The judge in the case ruled yesterday that a statement made to police before Lewis' arrest - which defense attorneys tried to suppress - was made "freely and voluntarily." It was a tactical victory for prosecutors in a case that promises no shortage of legal duels.
documentary evidence, 132 witnesses on the prosecution's list alone, nine lawyers at the defense table, and a district attorney up for re-election arguing the prosecution's case for the first time since taking office.
Opening statements were to begin today.
A jury of 12 regulars and five alter- nates - mostly black and female - was picked yesterday. The selection process stretched more than a week with questions that ranged from what movies jurors have seen to their feelings about police.
Yesterday's courtroom events gave a preview of the legal firepower that will be on display, with detailed questioning of police officers present when Lewis gave a statement shortly after the fatal stabbings Jan. 31.
At the time, Lewis was not a suspect but a witness. Two police officers went to the home of a relative of Lewis' fiancee to take him to the police station so he could tell what he knew of the brawl that left Jacinth Baker, 21, and Richard Lollar, 24, of Decatur, Ga., dead, the officers testified yesterday.
But when the two arrived at the house where Lewis was staying, Lewis said that on the advice of his lawyer, he declined going to the station but opted instead to give a written statement from the house.
What happened next became the issue of yesterday's hearing. Lt. Mike Smith, trying to persuade Lewis to travel with the officers to the police station, told Lewis that he needed to cooperate to avoid embarrassing himself, the Ravens and the National Football League. And if he did cooperate, everything would be OK, he told Lewis.
"Let's not make this an embarrassing situation for you, your teammates and the NFL," Detective James Edward Edmonds recalled Smith as saying.
At one point, Edmonds said, Lewis asked him if he was under arrest. Edmonds replied no, that Lewis was a witness but that he needed to tell police what he knew because when police found the other defendants "they're gonna point the finger at you because you're the man."
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The lead prosecutor, District Attorney Paul Howard, countered that the owner of the home let Smith use her computer to type the statement and that Lewis made several phone calls, apparently including one to a lawyer. He said that showed that the statement was given voluntarily.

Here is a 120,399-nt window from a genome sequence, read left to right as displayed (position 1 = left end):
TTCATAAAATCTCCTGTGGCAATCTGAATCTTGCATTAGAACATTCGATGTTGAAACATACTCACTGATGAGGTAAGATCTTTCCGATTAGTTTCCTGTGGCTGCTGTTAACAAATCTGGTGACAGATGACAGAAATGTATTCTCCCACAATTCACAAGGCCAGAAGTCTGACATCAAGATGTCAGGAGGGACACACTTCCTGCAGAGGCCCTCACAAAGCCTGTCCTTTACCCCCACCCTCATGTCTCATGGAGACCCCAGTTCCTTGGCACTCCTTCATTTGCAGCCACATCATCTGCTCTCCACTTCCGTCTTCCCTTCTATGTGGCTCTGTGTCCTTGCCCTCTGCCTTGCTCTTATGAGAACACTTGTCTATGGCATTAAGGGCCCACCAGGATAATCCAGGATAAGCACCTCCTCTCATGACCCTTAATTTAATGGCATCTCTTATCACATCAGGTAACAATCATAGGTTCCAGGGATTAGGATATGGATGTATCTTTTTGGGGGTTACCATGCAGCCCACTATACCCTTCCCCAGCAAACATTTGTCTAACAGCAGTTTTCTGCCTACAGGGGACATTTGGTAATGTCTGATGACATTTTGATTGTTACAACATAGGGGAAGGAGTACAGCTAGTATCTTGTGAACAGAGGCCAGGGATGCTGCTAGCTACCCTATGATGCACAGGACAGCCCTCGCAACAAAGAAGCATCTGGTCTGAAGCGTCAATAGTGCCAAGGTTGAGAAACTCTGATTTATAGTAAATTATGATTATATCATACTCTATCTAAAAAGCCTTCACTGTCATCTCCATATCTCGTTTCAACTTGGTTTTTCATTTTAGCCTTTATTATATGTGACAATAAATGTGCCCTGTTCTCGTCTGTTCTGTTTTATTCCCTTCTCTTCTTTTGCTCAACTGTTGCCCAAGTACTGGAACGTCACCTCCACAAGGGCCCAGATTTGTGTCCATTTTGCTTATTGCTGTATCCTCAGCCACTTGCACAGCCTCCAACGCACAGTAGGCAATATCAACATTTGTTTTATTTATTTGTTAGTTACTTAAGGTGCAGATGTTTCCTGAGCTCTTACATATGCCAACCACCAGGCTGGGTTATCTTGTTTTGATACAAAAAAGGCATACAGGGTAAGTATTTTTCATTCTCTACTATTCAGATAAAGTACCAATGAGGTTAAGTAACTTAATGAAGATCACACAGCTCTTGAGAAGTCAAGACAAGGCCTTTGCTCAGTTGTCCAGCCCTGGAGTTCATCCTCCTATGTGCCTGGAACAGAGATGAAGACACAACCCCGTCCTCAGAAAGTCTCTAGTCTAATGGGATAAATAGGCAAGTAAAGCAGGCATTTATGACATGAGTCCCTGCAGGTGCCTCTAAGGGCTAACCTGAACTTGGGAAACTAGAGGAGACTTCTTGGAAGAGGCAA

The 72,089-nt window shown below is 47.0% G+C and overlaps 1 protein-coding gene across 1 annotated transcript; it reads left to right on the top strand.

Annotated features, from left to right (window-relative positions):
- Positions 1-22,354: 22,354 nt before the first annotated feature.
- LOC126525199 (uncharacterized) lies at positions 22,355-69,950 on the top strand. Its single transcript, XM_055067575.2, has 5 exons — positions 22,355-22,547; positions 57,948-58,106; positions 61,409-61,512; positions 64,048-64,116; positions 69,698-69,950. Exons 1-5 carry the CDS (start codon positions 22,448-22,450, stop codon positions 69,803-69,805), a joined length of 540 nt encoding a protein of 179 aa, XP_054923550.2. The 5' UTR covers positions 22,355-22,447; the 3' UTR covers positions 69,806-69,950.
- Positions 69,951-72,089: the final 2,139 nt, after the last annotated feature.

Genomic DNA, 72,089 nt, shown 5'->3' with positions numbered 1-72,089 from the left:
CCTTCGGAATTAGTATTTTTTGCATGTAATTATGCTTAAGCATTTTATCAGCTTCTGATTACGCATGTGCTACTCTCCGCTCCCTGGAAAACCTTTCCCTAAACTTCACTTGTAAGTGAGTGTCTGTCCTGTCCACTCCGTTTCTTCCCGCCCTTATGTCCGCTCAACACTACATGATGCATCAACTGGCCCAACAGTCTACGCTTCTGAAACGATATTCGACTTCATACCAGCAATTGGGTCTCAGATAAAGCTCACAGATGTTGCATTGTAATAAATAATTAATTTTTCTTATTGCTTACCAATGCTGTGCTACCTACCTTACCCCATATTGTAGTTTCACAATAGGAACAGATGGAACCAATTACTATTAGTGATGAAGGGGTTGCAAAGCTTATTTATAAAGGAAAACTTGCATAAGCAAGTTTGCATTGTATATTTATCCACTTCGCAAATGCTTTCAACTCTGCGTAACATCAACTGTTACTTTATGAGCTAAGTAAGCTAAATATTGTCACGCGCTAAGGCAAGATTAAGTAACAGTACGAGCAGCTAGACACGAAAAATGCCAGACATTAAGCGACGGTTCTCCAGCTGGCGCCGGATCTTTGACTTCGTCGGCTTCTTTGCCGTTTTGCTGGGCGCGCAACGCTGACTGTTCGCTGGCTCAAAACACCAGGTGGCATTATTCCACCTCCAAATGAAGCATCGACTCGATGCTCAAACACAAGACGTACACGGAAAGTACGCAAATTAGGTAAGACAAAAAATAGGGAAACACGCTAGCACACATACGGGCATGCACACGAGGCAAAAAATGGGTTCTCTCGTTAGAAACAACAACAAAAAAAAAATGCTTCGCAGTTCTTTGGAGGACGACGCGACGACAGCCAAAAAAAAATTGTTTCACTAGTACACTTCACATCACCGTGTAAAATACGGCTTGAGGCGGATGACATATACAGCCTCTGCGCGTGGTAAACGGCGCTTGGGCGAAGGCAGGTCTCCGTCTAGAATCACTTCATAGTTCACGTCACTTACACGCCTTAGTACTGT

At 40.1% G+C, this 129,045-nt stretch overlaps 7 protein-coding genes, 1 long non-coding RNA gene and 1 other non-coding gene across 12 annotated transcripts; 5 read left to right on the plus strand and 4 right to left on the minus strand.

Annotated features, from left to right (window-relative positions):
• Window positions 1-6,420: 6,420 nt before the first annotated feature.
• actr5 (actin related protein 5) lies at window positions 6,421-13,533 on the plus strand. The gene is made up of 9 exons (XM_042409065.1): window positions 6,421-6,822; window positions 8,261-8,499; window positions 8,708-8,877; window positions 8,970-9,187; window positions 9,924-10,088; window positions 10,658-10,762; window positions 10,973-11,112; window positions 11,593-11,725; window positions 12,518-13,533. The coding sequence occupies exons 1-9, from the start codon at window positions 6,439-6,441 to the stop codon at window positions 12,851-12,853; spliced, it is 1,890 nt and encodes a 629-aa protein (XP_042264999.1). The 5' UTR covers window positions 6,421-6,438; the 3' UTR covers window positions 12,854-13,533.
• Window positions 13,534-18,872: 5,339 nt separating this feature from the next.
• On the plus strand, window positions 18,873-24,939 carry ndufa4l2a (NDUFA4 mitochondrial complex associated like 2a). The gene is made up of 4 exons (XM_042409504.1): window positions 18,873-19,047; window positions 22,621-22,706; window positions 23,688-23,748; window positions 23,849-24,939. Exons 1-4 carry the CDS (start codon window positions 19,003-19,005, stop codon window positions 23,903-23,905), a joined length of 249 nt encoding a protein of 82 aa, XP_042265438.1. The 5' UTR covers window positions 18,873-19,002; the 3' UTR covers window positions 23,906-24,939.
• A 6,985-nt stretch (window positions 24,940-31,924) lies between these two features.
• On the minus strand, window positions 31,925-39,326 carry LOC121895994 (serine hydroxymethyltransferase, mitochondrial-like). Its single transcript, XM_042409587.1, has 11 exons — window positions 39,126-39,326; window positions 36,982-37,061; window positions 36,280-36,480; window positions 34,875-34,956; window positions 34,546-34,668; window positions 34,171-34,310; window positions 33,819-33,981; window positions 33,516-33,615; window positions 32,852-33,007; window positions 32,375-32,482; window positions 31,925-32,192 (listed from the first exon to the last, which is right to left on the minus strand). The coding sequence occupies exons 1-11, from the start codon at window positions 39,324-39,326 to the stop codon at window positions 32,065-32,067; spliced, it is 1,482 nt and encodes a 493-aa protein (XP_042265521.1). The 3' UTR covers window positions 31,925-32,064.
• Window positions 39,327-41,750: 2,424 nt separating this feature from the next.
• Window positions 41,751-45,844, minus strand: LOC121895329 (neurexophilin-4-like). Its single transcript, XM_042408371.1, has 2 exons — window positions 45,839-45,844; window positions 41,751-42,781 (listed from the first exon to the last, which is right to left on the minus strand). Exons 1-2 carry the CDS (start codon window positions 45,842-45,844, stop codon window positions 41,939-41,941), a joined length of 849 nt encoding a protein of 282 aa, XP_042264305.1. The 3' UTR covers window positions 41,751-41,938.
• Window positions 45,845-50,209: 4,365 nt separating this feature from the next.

Judge Alice D. Bonner agreed.
At one point, Smith testified, Lewis followed him outside to his car, saying he was reluctant to say much because he had been with a girlfriend and didn't want his fiancee to know.
The statement is potentially damaging because Lewis claims to have barely known two men riding in the limousine with him. They became his co-defendants: Reginald Oakley, 31, of Baltimore and Joseph Sweeting, 34, of Miami.
Lewis has known Sweeting for years, prosecutors say, and also knew Oakley. In his statement, Lewis referred to most of the people with him in the limousine as "people from the club."
But the statement seems to speak more to a credibility issue than to the question of whether Lewis actually took part in - or knew about - the fight in the upscale nightclub district.
Prosecutors hope to use the transcript to show that Lewis was uncooperative with police and might have been trying to protect his co-defendants.
Edward Garland, Lewis' lead defense attorney, said after court adjourned yesterday that the statement isn't particularly important, but "it was something we wanted not to be in the case, not to have to deal with." Now, he said, Lewis' attorneys will have to explain his response to police.
Meanwhile, both sides expressed satisfaction with the jury selected yesterday. The 12-person panel is made up of nine black women, a black man, one white woman and one white man. They range in age from 20 to 73, with the average about 37, said Lewis attorney Tony Axam.
Lawyers not involved in the case say the defense would probably prefer a younger panel with more men - demographics closer to the defendants. But juries tend to have more women because men are more often excused from service due to work obligations.
The defendants ensured a predominantly African-American jury by opting to try the case in mostly black Fulton County. Lewis and his co-defendants are black.
"I think that we have a jury that can understand the interplay between African-American men and women and the aggressive conduct of the decedents," said Steve Sadow, an attorney for Sweeting.
Assistant Fulton County District Attorney Clinton Rucker said: "I think it's consistent with the kind of juries we get in Fulton County. We're very pleased."
The final selection took about 45 minutes, culminating a week of extensive questioning. Both sides started with a pool of 150 registered voters. Of that, 41 were cut based on their responses to written questionnaires - most said they thought Lewis was guilty.
Yesterday, each side took turns, starting with the prosecutors, "striking" unwanted jurors. Among those rejected by the prosecutors: a black man who appeared to be in his 20s and was a high school classmate of recently drafted Raven Jamal Lewis. The man took a dim view of police, saying that half of Atlanta's police are probably "dirty."
Bruce Harvey, attorney for Oakley, pointed out that the defense did not use all the strikes at its disposal. Prosecutors used all six of their strikes after nine of the jurors were picked. The defense ended with two unused.
"I think the jurors who remain are excellent jurors," Harvey said. "The true test, however, is when they return the verdict."